A hip fracture happens when the upper part of the thighbone breaks. Older people and people with osteoporosis are more likely to break a hip. Surgery and physical therapy can help some people with a broken hip regain mobility and independence. To lower your risk of a hip fracture, stay healthy and see your provider for regular checkups.
A hip fracture happens when the upper part of the thighbone (femur) breaks. The injury usually results from a fall or car accident. Hip fractures are more common in older people because bones weaken and become more brittle with age.
Most hip fractures cause severe pain and require surgery immediately. Some people need a total hip replacement after a hip fracture. Physical therapy (PT) can improve the outlook for people with hip fractures.
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Fractures of the hip are common. In the United States, more than 300,000 people fracture a hip every year. Risk factors for a hip fracture include:
The ball-and-socket hip joint includes the upper part of the thighbone (femur) and the curved hip socket (acetabulum) of the hipbone (pelvis). The round top of the femur (the “ball,” or femoral head) fits into the hip socket to form the joint. Muscles, tendons, ligaments and soft tissues support the joint.
Hip fractures can occur in several areas of the upper femur. The most common types of hip fractures are:
Symptoms of a hip fracture typically come on suddenly. But they can appear gradually and worsen with time. Signs of a hip fracture include:
Most hip fractures result from an accident, such as a fall or car crash. Athletes, especially long-distance runners, can fracture a hip with repeated use (stress fracture).
In older people, hip fractures can result from a minor fall or from twisting or pivoting suddenly. People with osteoporosis can break a hip doing everyday activities such as walking or getting out of a chair.
Your healthcare provider will examine the area and ask about any recent accidents or falls. To check for nerve damage (neuropathy), your provider may touch your foot or leg and ask if you feel any sensation.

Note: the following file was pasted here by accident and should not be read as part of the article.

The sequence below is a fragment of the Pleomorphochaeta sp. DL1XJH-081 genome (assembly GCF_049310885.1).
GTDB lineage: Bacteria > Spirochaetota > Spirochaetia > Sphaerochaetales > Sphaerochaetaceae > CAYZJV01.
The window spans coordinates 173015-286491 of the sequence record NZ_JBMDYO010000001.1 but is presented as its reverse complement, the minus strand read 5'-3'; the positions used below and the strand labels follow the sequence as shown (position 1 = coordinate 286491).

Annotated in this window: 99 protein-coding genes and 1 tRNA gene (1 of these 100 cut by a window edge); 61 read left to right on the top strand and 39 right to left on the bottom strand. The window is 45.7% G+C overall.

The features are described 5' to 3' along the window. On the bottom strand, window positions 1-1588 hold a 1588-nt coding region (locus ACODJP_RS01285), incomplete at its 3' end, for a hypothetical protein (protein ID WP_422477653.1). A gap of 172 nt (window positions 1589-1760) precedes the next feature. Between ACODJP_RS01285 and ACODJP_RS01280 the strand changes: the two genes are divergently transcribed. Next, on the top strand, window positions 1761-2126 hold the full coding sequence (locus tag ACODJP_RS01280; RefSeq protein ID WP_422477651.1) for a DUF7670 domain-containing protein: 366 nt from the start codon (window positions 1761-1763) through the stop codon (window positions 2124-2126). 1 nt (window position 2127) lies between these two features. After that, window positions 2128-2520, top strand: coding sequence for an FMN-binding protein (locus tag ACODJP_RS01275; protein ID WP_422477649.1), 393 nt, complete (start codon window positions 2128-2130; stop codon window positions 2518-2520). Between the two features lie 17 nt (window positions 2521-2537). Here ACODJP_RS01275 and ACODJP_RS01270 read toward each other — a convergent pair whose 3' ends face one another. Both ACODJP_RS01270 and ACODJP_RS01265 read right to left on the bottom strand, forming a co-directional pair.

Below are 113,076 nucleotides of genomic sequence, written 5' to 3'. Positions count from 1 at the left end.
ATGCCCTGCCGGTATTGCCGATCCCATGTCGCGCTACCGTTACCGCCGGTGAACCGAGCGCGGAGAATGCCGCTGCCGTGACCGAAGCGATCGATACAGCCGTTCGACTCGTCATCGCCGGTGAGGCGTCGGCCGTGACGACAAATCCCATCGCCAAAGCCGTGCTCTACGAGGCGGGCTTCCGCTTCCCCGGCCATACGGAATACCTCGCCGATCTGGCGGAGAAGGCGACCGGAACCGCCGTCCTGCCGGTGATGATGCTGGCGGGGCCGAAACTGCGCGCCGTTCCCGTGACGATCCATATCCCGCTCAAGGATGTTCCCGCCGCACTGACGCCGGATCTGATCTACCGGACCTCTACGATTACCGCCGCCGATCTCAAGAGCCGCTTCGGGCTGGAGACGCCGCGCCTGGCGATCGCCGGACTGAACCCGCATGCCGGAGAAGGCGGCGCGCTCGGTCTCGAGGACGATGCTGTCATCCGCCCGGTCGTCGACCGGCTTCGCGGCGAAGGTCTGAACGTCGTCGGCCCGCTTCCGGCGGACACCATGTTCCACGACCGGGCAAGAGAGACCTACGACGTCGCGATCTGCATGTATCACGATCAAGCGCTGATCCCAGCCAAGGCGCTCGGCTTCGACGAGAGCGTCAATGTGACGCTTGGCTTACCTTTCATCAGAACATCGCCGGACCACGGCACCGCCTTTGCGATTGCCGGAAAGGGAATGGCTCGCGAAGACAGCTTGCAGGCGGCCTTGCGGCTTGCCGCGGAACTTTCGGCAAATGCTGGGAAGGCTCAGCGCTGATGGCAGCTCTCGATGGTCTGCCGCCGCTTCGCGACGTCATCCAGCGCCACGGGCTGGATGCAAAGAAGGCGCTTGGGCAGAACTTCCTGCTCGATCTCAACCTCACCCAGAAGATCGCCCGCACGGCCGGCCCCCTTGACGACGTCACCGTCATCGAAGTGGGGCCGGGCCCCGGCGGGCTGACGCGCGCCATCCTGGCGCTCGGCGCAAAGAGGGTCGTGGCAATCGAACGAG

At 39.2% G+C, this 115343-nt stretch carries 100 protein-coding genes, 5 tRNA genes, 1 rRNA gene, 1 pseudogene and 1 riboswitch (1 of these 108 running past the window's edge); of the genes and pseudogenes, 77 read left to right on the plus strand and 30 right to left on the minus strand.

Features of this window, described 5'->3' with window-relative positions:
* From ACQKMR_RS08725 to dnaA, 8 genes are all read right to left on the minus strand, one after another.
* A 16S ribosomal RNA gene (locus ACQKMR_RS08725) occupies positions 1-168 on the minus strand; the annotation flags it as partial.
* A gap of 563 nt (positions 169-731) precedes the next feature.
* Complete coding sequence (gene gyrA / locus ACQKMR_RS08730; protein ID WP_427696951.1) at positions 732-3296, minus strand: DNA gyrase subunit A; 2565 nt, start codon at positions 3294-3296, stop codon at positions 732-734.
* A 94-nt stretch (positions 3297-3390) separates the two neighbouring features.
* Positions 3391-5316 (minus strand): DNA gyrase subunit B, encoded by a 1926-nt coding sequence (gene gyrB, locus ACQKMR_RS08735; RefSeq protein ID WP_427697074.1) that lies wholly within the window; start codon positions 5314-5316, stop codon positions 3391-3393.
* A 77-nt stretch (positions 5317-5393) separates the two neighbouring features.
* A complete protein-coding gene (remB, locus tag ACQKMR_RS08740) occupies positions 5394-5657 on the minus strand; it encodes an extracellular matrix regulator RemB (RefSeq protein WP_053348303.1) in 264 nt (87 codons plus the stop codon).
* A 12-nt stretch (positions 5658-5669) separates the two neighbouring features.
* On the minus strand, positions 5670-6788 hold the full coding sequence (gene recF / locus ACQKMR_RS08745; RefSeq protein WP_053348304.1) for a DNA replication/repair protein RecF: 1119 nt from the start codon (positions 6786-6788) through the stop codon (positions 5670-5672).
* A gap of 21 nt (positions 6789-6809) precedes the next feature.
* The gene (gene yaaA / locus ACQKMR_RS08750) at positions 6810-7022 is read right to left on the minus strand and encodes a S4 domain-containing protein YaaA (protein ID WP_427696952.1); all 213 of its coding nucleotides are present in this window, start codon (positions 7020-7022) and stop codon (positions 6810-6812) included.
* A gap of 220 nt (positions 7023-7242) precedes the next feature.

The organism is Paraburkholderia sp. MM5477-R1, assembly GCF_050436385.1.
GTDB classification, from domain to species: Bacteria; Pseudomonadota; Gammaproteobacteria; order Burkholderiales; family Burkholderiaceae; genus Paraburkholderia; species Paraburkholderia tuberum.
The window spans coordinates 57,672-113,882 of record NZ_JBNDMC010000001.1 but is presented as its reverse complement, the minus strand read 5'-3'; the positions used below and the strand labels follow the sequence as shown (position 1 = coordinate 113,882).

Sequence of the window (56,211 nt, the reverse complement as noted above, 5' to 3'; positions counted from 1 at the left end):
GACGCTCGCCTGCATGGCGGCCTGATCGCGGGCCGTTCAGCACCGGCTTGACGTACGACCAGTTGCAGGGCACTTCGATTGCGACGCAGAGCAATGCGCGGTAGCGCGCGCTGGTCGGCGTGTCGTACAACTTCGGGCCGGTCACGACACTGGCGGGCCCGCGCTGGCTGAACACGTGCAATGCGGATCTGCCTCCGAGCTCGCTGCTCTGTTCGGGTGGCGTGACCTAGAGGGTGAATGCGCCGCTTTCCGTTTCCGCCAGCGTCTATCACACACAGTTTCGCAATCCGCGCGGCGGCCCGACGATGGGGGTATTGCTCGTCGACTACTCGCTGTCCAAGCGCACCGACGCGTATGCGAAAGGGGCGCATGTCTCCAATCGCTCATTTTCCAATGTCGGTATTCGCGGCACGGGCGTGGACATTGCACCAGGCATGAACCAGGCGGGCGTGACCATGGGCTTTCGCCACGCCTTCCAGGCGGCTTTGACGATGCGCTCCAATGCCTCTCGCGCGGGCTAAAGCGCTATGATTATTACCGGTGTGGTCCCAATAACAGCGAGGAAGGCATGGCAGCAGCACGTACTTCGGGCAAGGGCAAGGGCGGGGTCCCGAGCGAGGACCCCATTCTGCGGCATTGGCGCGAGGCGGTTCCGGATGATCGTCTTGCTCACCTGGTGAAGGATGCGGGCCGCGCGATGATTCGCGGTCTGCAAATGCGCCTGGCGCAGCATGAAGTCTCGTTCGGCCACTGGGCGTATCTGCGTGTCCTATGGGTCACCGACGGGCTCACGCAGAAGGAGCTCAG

To diagnose a fracture and check for damage to soft tissues, your provider orders imaging studies. These may include:
Hip fracture treatment depends on your age, overall health and type of injury. Most hip fractures require surgery within a day or two after the injury. But some people aren’t healthy enough for surgery due to their age or other conditions.
Your provider will recommend the most appropriate treatment for you, which may include:
You may not be able to prevent a broken hip. But you can lower your risk of a fracture by:
A hip fracture can be life-changing. Many older people don’t regain full mobility or independence after a hip fracture. Some people need a cane or walker to get around. Other people may need full-time care.
The outlook depends on several factors, including:
A fractured hip is an emergency. Call your provider right away or go to the emergency room if you have signs of a hip fracture.
A note from Cleveland Clinic
A broken hip can be life-changing, especially for older people with other health conditions. Physical therapy can significantly improve outcomes for people with a hip fracture. To prevent a hip fracture, you should stay healthy, get plenty of exercise and visit your provider for regular checkups. If you have osteoporosis, talk to your provider about medications that can slow bone loss and help you avoid a fracture.
Last reviewed by a Cleveland Clinic medical professional on 01/21/2021.
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